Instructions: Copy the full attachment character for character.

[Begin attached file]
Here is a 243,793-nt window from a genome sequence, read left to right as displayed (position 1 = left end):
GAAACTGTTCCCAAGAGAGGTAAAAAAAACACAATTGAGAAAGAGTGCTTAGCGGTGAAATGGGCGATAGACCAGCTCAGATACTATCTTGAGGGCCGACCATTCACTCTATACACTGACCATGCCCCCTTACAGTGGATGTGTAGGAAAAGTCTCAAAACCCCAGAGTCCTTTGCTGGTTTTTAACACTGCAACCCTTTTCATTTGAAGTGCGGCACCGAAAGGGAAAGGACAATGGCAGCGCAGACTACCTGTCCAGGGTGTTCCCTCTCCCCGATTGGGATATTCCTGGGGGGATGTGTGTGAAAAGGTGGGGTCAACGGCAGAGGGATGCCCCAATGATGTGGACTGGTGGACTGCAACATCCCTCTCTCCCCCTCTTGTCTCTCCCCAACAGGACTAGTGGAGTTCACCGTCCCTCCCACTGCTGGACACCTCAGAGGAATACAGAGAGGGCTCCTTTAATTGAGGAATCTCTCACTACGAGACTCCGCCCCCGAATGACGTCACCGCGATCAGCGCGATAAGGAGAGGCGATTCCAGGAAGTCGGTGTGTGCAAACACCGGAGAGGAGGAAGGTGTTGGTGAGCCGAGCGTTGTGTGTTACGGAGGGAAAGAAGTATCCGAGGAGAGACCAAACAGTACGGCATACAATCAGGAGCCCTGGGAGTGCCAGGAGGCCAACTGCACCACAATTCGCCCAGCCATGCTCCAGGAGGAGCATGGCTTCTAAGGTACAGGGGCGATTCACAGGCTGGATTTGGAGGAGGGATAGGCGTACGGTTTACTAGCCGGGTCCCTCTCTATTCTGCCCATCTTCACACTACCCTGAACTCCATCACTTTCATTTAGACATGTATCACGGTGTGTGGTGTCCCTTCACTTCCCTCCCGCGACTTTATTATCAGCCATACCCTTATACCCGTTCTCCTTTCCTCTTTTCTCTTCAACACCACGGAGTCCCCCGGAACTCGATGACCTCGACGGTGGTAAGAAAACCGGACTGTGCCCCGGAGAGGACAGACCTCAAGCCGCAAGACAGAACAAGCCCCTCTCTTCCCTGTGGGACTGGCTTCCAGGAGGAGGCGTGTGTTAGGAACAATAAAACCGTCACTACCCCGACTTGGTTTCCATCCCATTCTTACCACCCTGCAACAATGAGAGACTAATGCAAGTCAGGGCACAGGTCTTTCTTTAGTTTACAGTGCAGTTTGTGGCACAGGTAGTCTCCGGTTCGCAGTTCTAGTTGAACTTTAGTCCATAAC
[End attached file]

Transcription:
Here is a 243,793-nt window from a genome sequence, read left to right as displayed (position 1 = left end):
GAAACTGTTCCCAAGAGAGGTAAAAAAAACACAATTGAGAAAGAGTGCTTAGCGGTGAAATGGGCGATAGACCAGCTCAGATACTATCTTGAGGGCCGACCATTCACTCTATACACTGACCATGCCCCCTTACAGTGGATGTGTAGGAAAAGTCTCAAAACCCCAGAGTCCTTTGCTGGTTTTTAACACTGCAACCCTTTTCATTTGAAGTGCGGCACCGAAAGGGAAAGGACAATGGCAGCGCAGACTACCTGTCCAGGGTGTTCCCTCTCCCCGATTGGGATATTCCTGGGGGGATGTGTGTGAAAAGGTGGGGTCAACGGCAGAGGGATGCCCCAATGATGTGGACTGGTGGACTGCAACATCCCTCTCTCCCCCTCTTGTCTCTCCCCAACAGGACTAGTGGAGTTCACCGTCCCTCCCACTGCTGGACACCTCAGAGGAATACAGAGAGGGCTCCTTTAATTGAGGAATCTCTCACTACGAGACTCCGCCCCCGAATGACGTCACCGCGATCAGCGCGATAAGGAGAGGCGATTCCAGGAAGTCGGTGTGTGCAAACACCGGAGAGGAGGAAGGTGTTGGTGAGCCGAGCGTTGTGTGTTACGGAGGGAAAGAAGTATCCGAGGAGAGACCAAACAGTACGGCATACAATCAGGAGCCCTGGGAGTGCCAGGAGGCCAACTGCACCACAATTCGCCCAGCCATGCTCCAGGAGGAGCATGGCTTCTAAGGTACAGGGGCGATTCACAGGCTGGATTTGGAGGAGGGATAGGCGTACGGTTTACTAGCCGGGTCCCTCTCTATTCTGCCCATCTTCACACTACCCTGAACTCCATCACTTTCATTTAGACATGTATCACGGTGTGTGGTGTCCCTTCACTTCCCTCCCGCGACTTTATTATCAGCCATACCCTTATACCCGTTCTCCTTTCCTCTTTTCTCTTCAACACCACGGAGTCCCCCGGAACTCGATGACCTCGACGGTGGTAAGAAAACCGGACTGTGCCCCGGAGAGGACAGACCTCAAGCCGCAAGACAGAACAAGCCCCTCTCTTCCCTGTGGGACTGGCTTCCAGGAGGAGGCGTGTGTTAGGAACAATAAAACCGTCACTACCCCGACTTGGTTTCCATCCCATTCTTACCACCCTGCAACAATGAGAGACTAATGCAAGTCAGGGCACAGGTCTTTCTTTAGTTTACAGTGCAGTTTGTGGCACAGGTAGTCTCCGGTTCGCAGTTCTAGTTGAACTTTAGTCCATAAC